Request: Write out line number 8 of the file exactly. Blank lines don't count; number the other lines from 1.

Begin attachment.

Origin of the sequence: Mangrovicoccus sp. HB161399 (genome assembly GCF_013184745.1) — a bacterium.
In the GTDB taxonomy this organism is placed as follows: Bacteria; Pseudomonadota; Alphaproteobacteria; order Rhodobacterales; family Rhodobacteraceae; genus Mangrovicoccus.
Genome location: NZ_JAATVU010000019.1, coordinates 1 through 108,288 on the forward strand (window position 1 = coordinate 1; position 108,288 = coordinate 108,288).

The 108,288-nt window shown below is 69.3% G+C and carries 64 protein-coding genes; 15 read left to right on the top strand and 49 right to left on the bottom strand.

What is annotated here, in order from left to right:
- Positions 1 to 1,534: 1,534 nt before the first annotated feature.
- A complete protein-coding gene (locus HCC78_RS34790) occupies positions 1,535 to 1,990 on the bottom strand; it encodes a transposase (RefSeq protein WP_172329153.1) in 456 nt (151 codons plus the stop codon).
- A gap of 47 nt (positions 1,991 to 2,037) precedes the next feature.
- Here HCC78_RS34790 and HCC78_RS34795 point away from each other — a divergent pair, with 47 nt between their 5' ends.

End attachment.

- A gap of 47 nt (positions 1,991 to 2,037) precedes the next feature.